Research shows that treating oneself with care and compassion is a powerful way to enhance intrapersonal and interpersonal wellbeing. When we are mindful of our suffering and respond with kindness, remembering that
suffering is part of the shared human condition, we are able to cope with life’s struggles with greater ease. We create a loving, connected, and balanced state of mind and heart that helps to reduce psychopathology while
simultaneously enhancing joy and meaning in life.

Source: AP Costigan and KD Neff Self-Compassion, Wellbeing,
and Happiness Psychologie in Osterreich 2014

I am determined to get rid of the depression that has hobbled me for so long. Perhaps practising self-compassion will help me do that, perhaps not. In which case I’ll keep looking, keep experimenting. Let’s see what works.

experiments in ending depression

4 thoughts on “experiments in ending depression

  • Another powerful and well thought out post. However one thing struck me, and I really hope this is more constructive, rather than feeling critical..

    You say ‘Perhaps a psychologist would suggest therapy but I’d rather tackle it myself’… but wonder why. I’m not a psychologist but certainly agree that CBT helps manages ‘symptoms’ in the way you articulately describe.

    I can’t help but think your preference to ‘tackle it yourself’ might be rooted in some of those irrational feeling of low self worth. Seeking ‘help’ for many people understandably feels like an admission of worthlessness or failure. The reality is we are all humans with many vulnerabilities, strengths and arguably ‘weaknesses’.

    Psychotherapy was a help for me in addressing issues at the core in a way CBT couldn’t, but I do feel grateful I had the skeptical inclination to try it out. I hope irrational feelings are not stopping you from doing the same, just in case it can help with what your seeking..

    1. James you may be right to suggest my scepticism about psychotherapy isn’t ideal, and I need to think about why I feel as I do about seeking professional help – so thank you for that 🙂 Part of my thinking is that my depression is moderate (ie I can function reasonably well), and it is a very common condition that millions of people experience. Not everybody can afford and/or access a psychotherapist, and I don’t believe it should be necessary. Or at least, I really hope it isn’t necessary. That’s the premise of IAPT, and freely available CBT programmes: for most people, guided self help will help.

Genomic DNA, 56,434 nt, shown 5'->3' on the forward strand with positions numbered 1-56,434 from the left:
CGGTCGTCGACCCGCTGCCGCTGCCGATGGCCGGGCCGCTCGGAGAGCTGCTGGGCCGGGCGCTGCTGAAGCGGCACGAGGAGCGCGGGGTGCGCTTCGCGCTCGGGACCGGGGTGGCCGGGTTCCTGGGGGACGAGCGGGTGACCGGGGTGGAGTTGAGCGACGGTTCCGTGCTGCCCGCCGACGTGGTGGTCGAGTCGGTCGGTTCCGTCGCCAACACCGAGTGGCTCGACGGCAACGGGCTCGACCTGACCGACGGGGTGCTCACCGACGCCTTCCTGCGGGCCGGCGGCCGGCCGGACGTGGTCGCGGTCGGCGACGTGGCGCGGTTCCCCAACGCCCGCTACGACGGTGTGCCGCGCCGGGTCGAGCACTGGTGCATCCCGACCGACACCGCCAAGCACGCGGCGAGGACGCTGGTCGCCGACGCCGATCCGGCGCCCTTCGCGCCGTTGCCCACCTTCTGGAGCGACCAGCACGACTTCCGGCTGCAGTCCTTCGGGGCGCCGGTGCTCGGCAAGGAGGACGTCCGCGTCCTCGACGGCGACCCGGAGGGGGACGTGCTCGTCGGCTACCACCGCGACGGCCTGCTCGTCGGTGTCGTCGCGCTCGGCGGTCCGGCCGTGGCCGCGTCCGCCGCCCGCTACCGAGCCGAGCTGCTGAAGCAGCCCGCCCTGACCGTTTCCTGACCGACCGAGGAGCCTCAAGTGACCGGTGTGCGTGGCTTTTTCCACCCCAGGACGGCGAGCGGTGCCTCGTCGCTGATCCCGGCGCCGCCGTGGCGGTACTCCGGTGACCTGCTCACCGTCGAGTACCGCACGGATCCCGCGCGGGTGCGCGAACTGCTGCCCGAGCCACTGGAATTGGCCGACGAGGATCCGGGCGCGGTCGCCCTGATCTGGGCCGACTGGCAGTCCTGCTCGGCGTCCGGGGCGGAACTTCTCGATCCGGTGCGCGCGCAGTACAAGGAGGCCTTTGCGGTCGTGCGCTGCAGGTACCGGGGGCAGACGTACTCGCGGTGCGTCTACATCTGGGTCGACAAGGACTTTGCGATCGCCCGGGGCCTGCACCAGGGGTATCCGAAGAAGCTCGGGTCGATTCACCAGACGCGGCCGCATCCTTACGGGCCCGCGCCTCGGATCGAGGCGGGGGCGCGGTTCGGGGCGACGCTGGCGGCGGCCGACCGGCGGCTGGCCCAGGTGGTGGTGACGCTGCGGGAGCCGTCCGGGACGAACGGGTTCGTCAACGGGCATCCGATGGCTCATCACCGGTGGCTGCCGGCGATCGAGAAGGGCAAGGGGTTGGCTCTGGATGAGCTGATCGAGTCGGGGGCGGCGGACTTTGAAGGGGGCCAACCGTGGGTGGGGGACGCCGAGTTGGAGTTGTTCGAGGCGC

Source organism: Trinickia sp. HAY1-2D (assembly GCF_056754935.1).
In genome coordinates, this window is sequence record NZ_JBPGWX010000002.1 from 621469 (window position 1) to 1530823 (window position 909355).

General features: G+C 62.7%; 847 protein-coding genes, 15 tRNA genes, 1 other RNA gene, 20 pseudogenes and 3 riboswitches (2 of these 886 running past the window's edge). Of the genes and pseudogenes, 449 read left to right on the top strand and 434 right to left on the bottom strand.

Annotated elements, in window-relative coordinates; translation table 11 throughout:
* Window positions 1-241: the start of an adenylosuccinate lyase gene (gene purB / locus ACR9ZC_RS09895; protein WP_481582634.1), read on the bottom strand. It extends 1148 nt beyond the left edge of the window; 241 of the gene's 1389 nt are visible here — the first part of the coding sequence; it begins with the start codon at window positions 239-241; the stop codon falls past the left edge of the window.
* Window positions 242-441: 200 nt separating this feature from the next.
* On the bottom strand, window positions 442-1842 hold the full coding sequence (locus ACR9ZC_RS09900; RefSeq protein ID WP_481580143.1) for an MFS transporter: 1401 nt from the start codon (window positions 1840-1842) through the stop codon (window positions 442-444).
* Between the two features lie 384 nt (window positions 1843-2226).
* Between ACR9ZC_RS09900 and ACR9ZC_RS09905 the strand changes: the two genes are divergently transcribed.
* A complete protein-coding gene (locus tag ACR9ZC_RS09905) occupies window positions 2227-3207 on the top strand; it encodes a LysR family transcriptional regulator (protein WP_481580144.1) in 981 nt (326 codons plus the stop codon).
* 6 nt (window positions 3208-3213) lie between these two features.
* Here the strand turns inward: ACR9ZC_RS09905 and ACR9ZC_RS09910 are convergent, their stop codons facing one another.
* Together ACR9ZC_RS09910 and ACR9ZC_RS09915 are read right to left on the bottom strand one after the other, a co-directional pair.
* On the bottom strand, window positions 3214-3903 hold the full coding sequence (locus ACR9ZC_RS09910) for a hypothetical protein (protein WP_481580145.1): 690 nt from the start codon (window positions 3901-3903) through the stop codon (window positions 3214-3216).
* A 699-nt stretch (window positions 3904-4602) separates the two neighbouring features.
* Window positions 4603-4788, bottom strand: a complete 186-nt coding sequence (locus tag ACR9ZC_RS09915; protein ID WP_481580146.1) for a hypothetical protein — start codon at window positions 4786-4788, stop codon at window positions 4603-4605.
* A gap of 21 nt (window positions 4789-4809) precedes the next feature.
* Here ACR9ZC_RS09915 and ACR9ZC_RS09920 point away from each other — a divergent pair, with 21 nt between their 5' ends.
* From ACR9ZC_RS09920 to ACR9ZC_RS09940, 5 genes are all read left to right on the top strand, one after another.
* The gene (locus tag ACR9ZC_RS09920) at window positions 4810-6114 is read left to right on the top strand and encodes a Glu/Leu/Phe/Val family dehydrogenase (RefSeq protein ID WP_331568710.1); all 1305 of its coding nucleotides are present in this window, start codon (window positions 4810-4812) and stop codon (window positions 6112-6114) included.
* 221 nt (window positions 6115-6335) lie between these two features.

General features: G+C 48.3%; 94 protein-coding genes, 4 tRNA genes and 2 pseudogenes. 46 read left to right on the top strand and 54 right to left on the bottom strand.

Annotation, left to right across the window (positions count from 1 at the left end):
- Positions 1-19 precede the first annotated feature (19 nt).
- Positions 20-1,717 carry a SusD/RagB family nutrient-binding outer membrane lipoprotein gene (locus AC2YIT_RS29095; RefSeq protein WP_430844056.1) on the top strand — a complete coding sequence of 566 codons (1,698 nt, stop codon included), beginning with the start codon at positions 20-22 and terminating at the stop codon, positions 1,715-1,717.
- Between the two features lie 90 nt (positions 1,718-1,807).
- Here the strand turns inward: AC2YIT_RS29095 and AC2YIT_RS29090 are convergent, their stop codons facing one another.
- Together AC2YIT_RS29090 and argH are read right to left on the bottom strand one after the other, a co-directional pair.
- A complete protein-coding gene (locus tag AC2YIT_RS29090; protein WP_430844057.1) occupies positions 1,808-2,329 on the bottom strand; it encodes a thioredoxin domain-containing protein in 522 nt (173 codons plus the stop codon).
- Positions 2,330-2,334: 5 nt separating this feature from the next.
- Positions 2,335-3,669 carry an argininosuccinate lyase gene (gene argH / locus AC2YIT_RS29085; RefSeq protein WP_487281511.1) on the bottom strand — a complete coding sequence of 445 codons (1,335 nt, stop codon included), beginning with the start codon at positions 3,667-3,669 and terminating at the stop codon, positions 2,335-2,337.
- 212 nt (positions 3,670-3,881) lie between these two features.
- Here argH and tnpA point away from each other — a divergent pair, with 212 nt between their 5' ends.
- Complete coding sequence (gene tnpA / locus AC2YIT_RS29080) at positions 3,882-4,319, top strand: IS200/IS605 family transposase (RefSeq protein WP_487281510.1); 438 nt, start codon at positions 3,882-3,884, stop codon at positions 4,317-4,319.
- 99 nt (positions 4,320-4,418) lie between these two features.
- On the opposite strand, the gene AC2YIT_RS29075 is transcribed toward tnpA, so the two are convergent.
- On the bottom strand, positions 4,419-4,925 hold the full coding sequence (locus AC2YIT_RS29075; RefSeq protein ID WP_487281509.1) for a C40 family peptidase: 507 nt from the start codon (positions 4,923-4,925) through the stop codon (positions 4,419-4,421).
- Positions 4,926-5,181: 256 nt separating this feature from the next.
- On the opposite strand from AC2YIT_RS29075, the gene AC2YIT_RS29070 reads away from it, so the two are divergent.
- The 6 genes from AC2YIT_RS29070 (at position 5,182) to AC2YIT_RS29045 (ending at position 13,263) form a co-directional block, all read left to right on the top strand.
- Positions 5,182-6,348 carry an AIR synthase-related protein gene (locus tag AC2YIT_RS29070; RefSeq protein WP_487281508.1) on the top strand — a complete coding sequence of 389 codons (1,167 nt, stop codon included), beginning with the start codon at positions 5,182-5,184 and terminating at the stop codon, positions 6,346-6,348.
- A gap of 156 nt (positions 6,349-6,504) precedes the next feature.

I know my beliefs are irrational. It’s true I don’t know why I have those beliefs, but why does it matter? I just want different, more helpful ones! The research evidence is telling me self-compassion is one way of achieving this. I’ll give it try and if that fails I will consider psychotherapy.

  • Lib to support James comment I agree that if they say that the thoughts are rooted in early experiences and environment then therapy can help unpick and then through remodelling of a compassionate therapeutic alliance challenge them. Also if mindfulness meditation is a great source of support have you accessed the depression pack on Headspace? Just a thought 🙂

    1. Thanks for this Lou. I had loving parents and a trouble-free childhood as far as I can recall…do I want somebody rummaging around in all that to tell me why I think as I do? Perhaps that would be helpful, I really don’t know. CBT taught me to challenge my thoughts but it hasn’t stopped them popping up all the time. Mindfulness taught me to notice them and abstract them from emotion. That hasn’t stopped them either. I’d like to rip them out by the roots. Sure, psychotherapy might help do that, but people like Paul Gilbert are saying loving-kindness meditation will do that too.

      My whole thing about Depression Lab is self-help – if I can find stuff that works for me, it’s my hope that at least some of it will work for others, wherever they are and whatever their circumstances.

      Thanks for the Headspace heads up. As far as I can tell they are still plugging mindfulness meditation, which is a bit different from what I am looking at now. x